It wouldn't exactly rate as news in French-speaking Canada that
Guy Lafleur can fly. After all, with his moddish hair flowing
behind him, Lafleur whooshed down the right wing for 14 seasons
as a Montreal Canadien (and three more as a New York Ranger and
Quebec Nordique), scoring a franchise-best 1,246 points, winning
two MVP awards and helping Montreal win five Stanley Cups as the
NHL's most dynamic performer.
These days the 48-year-old Lafleur handles the stick of a
helicopter as deftly as he wielded a stick on the ice. Since
earning his helicopter pilot's license last year, he has piloted
flights as long as 1,800 miles, and he's thinking of starting a
heli-transportation company near the suburban Montreal home
where he lives with his wife, Lise, and sons Martin, 24, and
Marc, 15. "When I was on the ice, I felt like a free man,"
Lafleur says. "With flying, it's the same thing. When I'm flying
by myself on an afternoon, I feel free."
Lafleur took to the air in part to keep up with his busy travel
schedule. He will play about 35 games in Canada and Alaska this
year on the Oldtimers' Hockey Challenge tour, which benefits the
Ontario Special Olympics. The Flower's game hasn't entirely
wilted, as evidenced by his five assists in a mid-February match
in front of nearly 13,000 nostalgic fans at Montreal's Molson
Centre. "I'm a playmaker now," says Lafleur, the NHL's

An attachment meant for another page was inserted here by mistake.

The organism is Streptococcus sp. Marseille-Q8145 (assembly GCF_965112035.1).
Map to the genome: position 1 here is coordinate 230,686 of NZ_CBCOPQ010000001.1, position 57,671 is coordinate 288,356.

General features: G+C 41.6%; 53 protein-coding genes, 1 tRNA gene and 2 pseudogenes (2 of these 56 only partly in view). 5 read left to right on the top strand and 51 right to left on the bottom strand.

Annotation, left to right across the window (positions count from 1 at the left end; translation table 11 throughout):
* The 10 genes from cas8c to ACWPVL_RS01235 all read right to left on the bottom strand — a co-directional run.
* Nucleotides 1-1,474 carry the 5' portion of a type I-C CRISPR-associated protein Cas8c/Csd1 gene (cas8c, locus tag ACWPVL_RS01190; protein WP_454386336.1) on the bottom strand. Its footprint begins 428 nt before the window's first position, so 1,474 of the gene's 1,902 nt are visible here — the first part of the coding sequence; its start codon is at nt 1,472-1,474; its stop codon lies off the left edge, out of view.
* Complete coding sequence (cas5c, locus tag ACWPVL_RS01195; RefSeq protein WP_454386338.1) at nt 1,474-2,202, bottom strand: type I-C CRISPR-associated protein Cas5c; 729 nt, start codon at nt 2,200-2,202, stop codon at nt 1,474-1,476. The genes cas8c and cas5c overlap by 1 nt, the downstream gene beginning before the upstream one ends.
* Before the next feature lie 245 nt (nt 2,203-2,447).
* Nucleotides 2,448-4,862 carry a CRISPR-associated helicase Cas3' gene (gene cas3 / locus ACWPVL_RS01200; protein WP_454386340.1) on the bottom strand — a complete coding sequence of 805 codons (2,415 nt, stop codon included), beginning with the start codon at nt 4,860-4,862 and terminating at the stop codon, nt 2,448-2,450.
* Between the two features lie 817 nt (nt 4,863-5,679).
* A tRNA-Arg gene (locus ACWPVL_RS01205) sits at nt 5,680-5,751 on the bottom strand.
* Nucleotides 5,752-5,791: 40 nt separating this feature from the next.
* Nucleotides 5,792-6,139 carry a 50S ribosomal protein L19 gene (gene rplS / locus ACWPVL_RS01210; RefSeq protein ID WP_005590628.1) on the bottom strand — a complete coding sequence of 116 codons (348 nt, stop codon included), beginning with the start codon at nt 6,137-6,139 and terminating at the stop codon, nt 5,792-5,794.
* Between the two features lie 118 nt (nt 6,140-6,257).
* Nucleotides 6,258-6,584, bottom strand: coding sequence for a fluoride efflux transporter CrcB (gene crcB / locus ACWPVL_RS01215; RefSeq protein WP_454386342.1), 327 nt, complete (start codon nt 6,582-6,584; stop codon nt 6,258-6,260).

14th-leading goal-scorer, with a laugh.
He also makes approximately 25 public appearances a year as one
of the Canadiens' five special Ambassadors. Few figures are more
popular in French Canada. "People say that I must get bothered
when someone stops me for an autograph or a photo," Lafleur
says. "I'll get bothered when no one asks me. Being asked means
people haven't forgotten the time I played."
He finds today's NHL all too forgettable. With 28 teams (30 next
season) spreading the talent pool ever thinner, Lafleur believes
the game has changed for the worse. "Maybe four teams are
outstanding. The rest you can put in a big bowl," he says of the
sport that has gripped him since his father, Rejean, flooded the
family's backyard in Thurso, Que., to make a rink. "I've been
playing hockey since I was five years old. It's a part of my
life. It's something that I'll always love to do, and that's why
I still do it."
the ice in NHL legends' games.